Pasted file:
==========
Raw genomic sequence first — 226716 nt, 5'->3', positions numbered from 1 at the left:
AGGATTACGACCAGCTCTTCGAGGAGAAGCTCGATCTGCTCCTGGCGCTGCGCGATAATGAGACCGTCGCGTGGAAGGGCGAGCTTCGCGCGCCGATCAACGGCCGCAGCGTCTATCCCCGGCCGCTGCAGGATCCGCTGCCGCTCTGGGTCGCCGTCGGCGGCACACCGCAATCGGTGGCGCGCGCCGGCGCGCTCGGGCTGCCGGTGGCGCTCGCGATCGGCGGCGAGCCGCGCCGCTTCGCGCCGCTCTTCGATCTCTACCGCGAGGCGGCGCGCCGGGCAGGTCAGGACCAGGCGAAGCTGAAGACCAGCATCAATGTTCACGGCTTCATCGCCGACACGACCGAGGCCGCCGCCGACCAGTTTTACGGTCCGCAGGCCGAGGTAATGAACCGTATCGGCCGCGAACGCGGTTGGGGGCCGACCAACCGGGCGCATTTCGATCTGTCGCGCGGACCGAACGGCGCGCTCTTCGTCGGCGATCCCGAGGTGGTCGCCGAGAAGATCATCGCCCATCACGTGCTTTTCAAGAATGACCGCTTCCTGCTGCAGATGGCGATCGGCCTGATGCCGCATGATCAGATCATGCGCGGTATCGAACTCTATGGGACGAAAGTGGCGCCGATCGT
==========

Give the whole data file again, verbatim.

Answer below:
Raw genomic sequence first — 226716 nt, 5'->3', positions numbered from 1 at the left:
AGGATTACGACCAGCTCTTCGAGGAGAAGCTCGATCTGCTCCTGGCGCTGCGCGATAATGAGACCGTCGCGTGGAAGGGCGAGCTTCGCGCGCCGATCAACGGCCGCAGCGTCTATCCCCGGCCGCTGCAGGATCCGCTGCCGCTCTGGGTCGCCGTCGGCGGCACACCGCAATCGGTGGCGCGCGCCGGCGCGCTCGGGCTGCCGGTGGCGCTCGCGATCGGCGGCGAGCCGCGCCGCTTCGCGCCGCTCTTCGATCTCTACCGCGAGGCGGCGCGCCGGGCAGGTCAGGACCAGGCGAAGCTGAAGACCAGCATCAATGTTCACGGCTTCATCGCCGACACGACCGAGGCCGCCGCCGACCAGTTTTACGGTCCGCAGGCCGAGGTAATGAACCGTATCGGCCGCGAACGCGGTTGGGGGCCGACCAACCGGGCGCATTTCGATCTGTCGCGCGGACCGAACGGCGCGCTCTTCGTCGGCGATCCCGAGGTGGTCGCCGAGAAGATCATCGCCCATCACGTGCTTTTCAAGAATGACCGCTTCCTGCTGCAGATGGCGATCGGCCTGATGCCGCATGATCAGATCATGCGCGGTATCGAACTCTATGGGACGAAAGTGGCGCCGATCGT